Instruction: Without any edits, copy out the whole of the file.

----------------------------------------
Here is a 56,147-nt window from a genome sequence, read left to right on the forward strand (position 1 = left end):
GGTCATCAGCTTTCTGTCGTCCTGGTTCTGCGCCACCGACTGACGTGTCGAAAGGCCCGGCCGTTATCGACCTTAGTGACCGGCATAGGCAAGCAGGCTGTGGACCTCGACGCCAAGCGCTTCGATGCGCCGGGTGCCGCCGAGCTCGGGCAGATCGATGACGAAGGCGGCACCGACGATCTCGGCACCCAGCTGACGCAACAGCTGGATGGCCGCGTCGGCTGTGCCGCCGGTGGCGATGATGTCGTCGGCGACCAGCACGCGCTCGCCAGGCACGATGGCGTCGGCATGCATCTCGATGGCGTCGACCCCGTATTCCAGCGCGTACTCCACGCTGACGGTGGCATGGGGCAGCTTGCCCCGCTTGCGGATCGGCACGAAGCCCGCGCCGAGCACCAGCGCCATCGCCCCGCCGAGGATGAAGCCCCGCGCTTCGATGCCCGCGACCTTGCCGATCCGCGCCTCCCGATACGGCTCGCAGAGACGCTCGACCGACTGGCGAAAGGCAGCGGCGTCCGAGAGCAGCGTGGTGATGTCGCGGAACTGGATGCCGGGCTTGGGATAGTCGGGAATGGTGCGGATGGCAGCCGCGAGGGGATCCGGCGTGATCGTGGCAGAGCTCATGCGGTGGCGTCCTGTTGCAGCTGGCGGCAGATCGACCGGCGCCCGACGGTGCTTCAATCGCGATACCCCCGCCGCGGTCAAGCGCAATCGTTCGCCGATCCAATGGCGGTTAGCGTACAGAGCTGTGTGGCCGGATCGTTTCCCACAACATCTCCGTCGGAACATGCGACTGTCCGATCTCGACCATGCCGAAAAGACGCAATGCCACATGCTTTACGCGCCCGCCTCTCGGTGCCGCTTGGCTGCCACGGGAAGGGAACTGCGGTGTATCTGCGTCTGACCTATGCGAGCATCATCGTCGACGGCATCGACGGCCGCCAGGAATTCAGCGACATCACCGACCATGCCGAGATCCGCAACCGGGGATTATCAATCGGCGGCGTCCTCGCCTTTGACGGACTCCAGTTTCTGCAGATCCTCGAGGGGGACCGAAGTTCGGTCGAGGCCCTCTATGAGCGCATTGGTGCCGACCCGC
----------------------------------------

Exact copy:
Here is a 56,147-nt window from a genome sequence, read left to right on the forward strand (position 1 = left end):
GGTCATCAGCTTTCTGTCGTCCTGGTTCTGCGCCACCGACTGACGTGTCGAAAGGCCCGGCCGTTATCGACCTTAGTGACCGGCATAGGCAAGCAGGCTGTGGACCTCGACGCCAAGCGCTTCGATGCGCCGGGTGCCGCCGAGCTCGGGCAGATCGATGACGAAGGCGGCACCGACGATCTCGGCACCCAGCTGACGCAACAGCTGGATGGCCGCGTCGGCTGTGCCGCCGGTGGCGATGATGTCGTCGGCGACCAGCACGCGCTCGCCAGGCACGATGGCGTCGGCATGCATCTCGATGGCGTCGACCCCGTATTCCAGCGCGTACTCCACGCTGACGGTGGCATGGGGCAGCTTGCCCCGCTTGCGGATCGGCACGAAGCCCGCGCCGAGCACCAGCGCCATCGCCCCGCCGAGGATGAAGCCCCGCGCTTCGATGCCCGCGACCTTGCCGATCCGCGCCTCCCGATACGGCTCGCAGAGACGCTCGACCGACTGGCGAAAGGCAGCGGCGTCCGAGAGCAGCGTGGTGATGTCGCGGAACTGGATGCCGGGCTTGGGATAGTCGGGAATGGTGCGGATGGCAGCCGCGAGGGGATCCGGCGTGATCGTGGCAGAGCTCATGCGGTGGCGTCCTGTTGCAGCTGGCGGCAGATCGACCGGCGCCCGACGGTGCTTCAATCGCGATACCCCCGCCGCGGTCAAGCGCAATCGTTCGCCGATCCAATGGCGGTTAGCGTACAGAGCTGTGTGGCCGGATCGTTTCCCACAACATCTCCGTCGGAACATGCGACTGTCCGATCTCGACCATGCCGAAAAGACGCAATGCCACATGCTTTACGCGCCCGCCTCTCGGTGCCGCTTGGCTGCCACGGGAAGGGAACTGCGGTGTATCTGCGTCTGACCTATGCGAGCATCATCGTCGACGGCATCGACGGCCGCCAGGAATTCAGCGACATCACCGACCATGCCGAGATCCGCAACCGGGGATTATCAATCGGCGGCGTCCTCGCCTTTGACGGACTCCAGTTTCTGCAGATCCTCGAGGGGGACCGAAGTTCGGTCGAGGCCCTCTATGAGCGCATTGGTGCCGACCCGC